There is nothing novel about damages being awarded for a liability incurred in consequence of a defendant's actions. However, the defendant argued that this was an attempt by the claimants to increase the damages sought and that to allow recovery would create a situation whereby those in control of a potential claimant could always vote themselves additional remuneration and then seek to recover it as damages. Although the court was not persuaded by these submissions, they raise important concerns.

Claimants may attempt to exploit this mechanism, using separate retainers with staff to increase the size of claims and, in consequence, their likely nuisance and negotiation values. Although claimants will argue that the use of internal staff on separate retainers is preferable to incurring the cost of hiring external consultants - which would also be recoverable - the fear remains that some may use such retainers as sham devices. Bearing in mind the vast, in-house technical and legal resources that many large institutions have, there is a potential to create substantial additional liabilities, which may eventually have to be satisfied by defendants.

It will be interesting to see the judicial consideration that this aspect of the decision in 4 Eng receives. It is important to note that there were a number of factors in the case that would have influenced the court's decision to allow recovery for the directors' remuneration at the increased rate. This includes the fact that time spent by the directors in investigating the fraud was largely outside of their normal working hours and the fact that investigative work of this kind did not fall within their normal duties.

Further, the claimant had not been able to afford to employ external consultants to carry out the investigation, so it was necessary for the directors to do so. The claimant was able to show precisely the hours that the directors had spent on the investigation - as timesheets had been prepared at the time - and that the claim was for deceit rather than negligence, which may have encouraged a more permissive approach to the assessment of damages.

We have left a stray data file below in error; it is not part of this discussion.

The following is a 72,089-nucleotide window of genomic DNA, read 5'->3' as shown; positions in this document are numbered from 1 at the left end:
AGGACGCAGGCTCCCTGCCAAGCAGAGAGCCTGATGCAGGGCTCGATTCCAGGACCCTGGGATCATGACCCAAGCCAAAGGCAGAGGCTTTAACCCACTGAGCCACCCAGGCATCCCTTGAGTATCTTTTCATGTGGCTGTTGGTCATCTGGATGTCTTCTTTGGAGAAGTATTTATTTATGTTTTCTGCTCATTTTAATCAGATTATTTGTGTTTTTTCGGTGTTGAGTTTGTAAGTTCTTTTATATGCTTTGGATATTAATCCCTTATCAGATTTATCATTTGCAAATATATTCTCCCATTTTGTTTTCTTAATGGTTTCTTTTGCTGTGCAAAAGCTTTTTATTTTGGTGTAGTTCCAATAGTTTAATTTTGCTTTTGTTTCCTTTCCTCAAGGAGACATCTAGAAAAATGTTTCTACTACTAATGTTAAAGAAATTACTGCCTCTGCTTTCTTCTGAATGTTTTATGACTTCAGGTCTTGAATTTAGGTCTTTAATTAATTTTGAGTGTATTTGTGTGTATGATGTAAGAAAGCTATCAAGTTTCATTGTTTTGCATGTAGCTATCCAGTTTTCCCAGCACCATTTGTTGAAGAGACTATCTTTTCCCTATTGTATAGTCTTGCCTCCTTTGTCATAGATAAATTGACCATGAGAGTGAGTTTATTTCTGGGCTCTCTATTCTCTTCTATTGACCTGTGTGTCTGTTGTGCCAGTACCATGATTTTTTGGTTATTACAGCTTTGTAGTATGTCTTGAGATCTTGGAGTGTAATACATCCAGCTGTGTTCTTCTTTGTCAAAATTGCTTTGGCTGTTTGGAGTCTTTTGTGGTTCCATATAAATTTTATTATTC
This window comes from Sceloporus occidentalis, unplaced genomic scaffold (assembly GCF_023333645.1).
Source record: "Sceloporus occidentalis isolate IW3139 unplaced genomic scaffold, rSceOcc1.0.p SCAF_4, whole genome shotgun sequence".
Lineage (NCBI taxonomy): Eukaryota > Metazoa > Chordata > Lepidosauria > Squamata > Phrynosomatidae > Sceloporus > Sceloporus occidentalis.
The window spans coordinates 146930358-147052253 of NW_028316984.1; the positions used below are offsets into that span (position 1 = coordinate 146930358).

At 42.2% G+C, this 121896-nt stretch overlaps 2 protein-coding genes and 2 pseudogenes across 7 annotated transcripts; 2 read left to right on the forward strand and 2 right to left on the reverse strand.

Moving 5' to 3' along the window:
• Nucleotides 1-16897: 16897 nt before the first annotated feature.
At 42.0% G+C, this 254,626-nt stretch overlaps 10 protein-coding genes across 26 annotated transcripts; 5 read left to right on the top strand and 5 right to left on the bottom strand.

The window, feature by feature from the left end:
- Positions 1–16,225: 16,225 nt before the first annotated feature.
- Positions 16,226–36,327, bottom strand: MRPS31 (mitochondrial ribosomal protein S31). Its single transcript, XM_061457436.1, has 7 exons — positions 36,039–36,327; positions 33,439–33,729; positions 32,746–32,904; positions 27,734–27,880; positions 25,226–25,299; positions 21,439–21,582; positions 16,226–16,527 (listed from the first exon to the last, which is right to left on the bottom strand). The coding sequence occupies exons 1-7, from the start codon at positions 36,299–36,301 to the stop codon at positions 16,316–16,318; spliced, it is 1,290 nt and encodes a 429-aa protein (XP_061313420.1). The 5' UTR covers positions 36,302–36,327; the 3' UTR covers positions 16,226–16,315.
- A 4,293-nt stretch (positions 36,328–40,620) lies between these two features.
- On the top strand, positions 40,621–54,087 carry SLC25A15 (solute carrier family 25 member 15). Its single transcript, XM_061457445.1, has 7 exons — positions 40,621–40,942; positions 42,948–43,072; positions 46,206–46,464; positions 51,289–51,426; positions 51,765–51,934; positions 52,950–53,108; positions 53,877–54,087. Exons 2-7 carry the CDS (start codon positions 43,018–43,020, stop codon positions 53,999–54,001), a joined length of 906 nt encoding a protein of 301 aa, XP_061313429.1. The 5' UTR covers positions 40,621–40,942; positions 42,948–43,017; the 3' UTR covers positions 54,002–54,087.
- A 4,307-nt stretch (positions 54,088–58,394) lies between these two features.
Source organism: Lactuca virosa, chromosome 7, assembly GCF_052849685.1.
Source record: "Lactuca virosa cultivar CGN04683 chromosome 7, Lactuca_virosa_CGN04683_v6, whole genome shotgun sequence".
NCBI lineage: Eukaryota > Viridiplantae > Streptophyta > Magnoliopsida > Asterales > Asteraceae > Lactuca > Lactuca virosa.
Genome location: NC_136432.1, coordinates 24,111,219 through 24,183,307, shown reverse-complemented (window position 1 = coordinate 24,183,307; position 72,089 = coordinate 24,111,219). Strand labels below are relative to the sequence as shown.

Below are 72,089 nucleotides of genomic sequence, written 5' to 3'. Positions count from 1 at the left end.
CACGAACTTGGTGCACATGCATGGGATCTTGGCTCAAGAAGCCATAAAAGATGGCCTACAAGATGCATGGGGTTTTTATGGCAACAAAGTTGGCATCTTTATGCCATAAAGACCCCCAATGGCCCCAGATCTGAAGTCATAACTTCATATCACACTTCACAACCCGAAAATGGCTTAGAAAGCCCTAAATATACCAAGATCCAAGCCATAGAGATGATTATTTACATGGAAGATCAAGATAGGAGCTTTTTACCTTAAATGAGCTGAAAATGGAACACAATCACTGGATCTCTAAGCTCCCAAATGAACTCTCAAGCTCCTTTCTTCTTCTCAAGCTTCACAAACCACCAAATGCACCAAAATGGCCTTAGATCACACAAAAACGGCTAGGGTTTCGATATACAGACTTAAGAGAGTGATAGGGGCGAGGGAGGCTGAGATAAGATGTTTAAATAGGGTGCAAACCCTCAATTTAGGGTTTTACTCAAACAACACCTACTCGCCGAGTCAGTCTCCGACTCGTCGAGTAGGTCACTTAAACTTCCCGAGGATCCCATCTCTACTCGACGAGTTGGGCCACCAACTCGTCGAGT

Despite the defendant's representations to the contrary, it seems that, in 4 Eng, the separate retainers were not a device to extract money from the defendant and were necessary if the investigation were to take place. The separate retainers reflected the fact that the investigation was not part of the normal course of the directors' employment.

Defendant professionals and their insurers need to be alive to the possibility of claimants seeking to exploit this mechanism and should seek to distinguish their situation from the particular facts of 4 Eng. It seems unlikely that attempts by large institutions to set up separate retainers with their own in-house staff would attract the sympathy of the courts. It is hoped that the courts will scrutinise any such claim carefully in the context of a professional liability and not tolerate the artificial exacerbation of claims.

- Jane Howard is a partner, and Daniel Hemming a trainee solicitor, with City law firm Reynolds Porter Chamberlain.